A narcotics search warrant, the validity of which is not challenged, was authorized by a judge of the Superior Court. Pursuant to this search warrant, several police officers made a daytime entry of the premises 4331 4th Street, S.E., Apartment 10. In plain view, while searching for marihuana and PCP, the officers observed the firearms specified in the superseding indictment.1 Although these firearms were inadvertently discovered since the police had no prior knowledge of their presence in the apartment, they did not immediately seize them. However, in going through appellant's papers contained in a briefcase while searching for marihuana and PCP, they found appellant's parole papers indicating that he had previously been convicted of a felony. After checking by telephone on this matter at the central records of the Police Department and ascertaining that appellant had in fact previously been convicted of a felony, they seized the weapons in question. Seizure of weapons under these circumstances is valid and proper. In the first place, possession of firearms in the District of Columbia is lawful only when the weapon is registered with the Police Department as required by law.2 In the second place, and of more importance insofar as this case is concerned, is the fact that search of appellant's papers in a reasonable effort to ascertain the presence of PCP or marihuana specified in the search warrant disclosed parole papers reflecting that appellant was a felon.3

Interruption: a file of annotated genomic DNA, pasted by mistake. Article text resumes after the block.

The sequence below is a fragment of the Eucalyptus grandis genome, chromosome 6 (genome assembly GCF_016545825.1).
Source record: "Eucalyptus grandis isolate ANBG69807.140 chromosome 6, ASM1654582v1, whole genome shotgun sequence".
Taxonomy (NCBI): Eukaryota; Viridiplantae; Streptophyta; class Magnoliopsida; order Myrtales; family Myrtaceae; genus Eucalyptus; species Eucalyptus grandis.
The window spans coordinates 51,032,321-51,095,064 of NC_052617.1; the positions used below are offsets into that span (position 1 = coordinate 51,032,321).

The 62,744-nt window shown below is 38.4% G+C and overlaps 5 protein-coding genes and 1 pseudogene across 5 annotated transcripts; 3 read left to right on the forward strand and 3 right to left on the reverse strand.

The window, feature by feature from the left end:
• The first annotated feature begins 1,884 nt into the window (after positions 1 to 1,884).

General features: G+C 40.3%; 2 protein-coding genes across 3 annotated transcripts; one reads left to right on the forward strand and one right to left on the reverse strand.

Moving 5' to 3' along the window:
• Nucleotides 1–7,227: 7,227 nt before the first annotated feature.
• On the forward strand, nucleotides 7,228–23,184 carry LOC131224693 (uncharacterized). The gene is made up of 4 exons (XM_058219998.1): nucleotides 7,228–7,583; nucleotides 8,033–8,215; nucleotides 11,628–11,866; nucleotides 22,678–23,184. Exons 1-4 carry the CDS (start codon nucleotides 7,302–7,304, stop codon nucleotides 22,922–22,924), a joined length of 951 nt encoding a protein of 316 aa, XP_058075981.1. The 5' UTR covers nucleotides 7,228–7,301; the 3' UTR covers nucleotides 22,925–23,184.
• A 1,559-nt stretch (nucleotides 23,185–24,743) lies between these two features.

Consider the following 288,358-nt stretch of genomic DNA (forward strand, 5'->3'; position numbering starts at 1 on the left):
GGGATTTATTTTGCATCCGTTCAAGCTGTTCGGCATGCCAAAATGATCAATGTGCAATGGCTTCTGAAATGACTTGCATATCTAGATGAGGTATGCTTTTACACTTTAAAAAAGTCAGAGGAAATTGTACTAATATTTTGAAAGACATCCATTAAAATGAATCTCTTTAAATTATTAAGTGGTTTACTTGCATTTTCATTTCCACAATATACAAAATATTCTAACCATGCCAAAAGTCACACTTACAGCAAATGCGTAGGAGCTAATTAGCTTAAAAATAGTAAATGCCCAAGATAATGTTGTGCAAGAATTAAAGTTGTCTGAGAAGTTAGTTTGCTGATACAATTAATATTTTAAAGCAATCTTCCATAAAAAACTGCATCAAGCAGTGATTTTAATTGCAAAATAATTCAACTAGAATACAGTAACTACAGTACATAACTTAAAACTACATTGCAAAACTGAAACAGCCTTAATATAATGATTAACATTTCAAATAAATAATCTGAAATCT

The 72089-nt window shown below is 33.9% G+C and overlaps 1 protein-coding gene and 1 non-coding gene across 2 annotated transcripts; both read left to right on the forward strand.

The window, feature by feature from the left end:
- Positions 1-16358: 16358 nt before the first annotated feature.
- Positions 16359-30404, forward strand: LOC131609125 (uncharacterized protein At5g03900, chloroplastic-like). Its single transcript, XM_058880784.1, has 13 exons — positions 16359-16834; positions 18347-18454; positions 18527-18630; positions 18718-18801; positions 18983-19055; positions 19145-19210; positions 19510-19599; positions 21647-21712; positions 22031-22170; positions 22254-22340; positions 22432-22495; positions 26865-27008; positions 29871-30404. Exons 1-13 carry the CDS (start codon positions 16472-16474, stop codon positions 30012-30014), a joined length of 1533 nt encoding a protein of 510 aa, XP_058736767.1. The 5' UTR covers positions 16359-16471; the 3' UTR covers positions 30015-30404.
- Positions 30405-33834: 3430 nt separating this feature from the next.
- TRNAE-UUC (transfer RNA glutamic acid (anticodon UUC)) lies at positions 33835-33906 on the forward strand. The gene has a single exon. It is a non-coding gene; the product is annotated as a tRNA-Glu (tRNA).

Possession of firearms by a felon is a violation of law. The government relies on the plain view doctrine. See Harris v. United States, 390 U.S. 234, 236, 88 S.Ct. 992, 993, 19 L.Ed.2d 1067 (1968); Crouch v. United States, 648 F.2d 932, 934 (4th Cir.), cert. denied, 454 U.S. 952, 102 S.Ct. 491, 70 L.Ed.2d 259 (1981), as well as In re Search Warrant Dated July 4, 1977 etc., 667 F.2d 117, 145 (D.C.Cir.1981). Appellant's reliance on Justice Stewart's concurring opinion in Stanley v. Georgia, 394 U.S. 557, 569, 89 S.Ct. 1243, 1250, 22 L.Ed.2d 542 (1969), is misplaced. In that case the Supreme Court reversed a conviction for the possession of obscene films. Armed with a gambling search warrant which did not specify obscene films, the police found these films in appellant's desk. It was only after obtaining a projector and viewing the films for approximately fifty-five minutes that the police had probable cause to make the seizure. The facts in the instant case are clearly distinguishable.